CBC Digital Archives

Lesson Plan: For Teachers: What Was the Avro Arrow?

History, Social Studies
1 lesson
To learn about the history of the Avro Arrow
Students explore the site to gather information about the Avro Arrow.

Lesson Plan

Before Exploring

Ask students if they have ever heard of a Canadian jet known as the Avro Arrow, and if so, what they know about it. Expand this discussion to one about their knowledge of the Canadian military today: the state of its equipment, and its level of technological advancement.

Tell students that in the 1950s, the Canadian military began developing a new jet aircraft, the Arrow, which many experts at the time believed to be a "state-of-the-art" plane. The decision to cancel the production of the Arrow was one of the most controversial steps any Canadian government has ever taken with regard to the country's defence policy.

Outline the Opportunity

Have students take as much time as they wish to browse the topic The Avro Arrow: Canada's Broken Dream on the CBC Digital Archives website, listening to the audio clips and viewing the visual clips dealing with the Avro Arrow. Provide them with the download sheet "What Was the Avro Arrow," and have them answer the questions to summarize what they learned about this aircraft and its place in Canadian history.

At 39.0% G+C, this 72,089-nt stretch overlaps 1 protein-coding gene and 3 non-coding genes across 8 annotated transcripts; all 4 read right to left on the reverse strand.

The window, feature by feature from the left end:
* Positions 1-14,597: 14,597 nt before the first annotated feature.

Revisit and Reflect

Have students share their responses as a class. Have students discuss the following, and support their answers with details they gathered from browsing the topic.


Was the decision of the Diefenbaker government to cancel the project the right one to make at the time, given the political, economic, and military factors involved?

If it had been continued, could the Avro Arrow have become a major part of Canada's air defence system?

Why do so many Canadians still care about the Arrow?

What are your feelings about the Arrow and its cancellation?



Students can investigate the Cold War further, determining what effect it had on the initiation and cancellation of the Arrow project and on Canada's relations with the United States in terms of defence and military planning. To what degree was Canada operating independently of the United States in its foreign and defence policy-making at this time?

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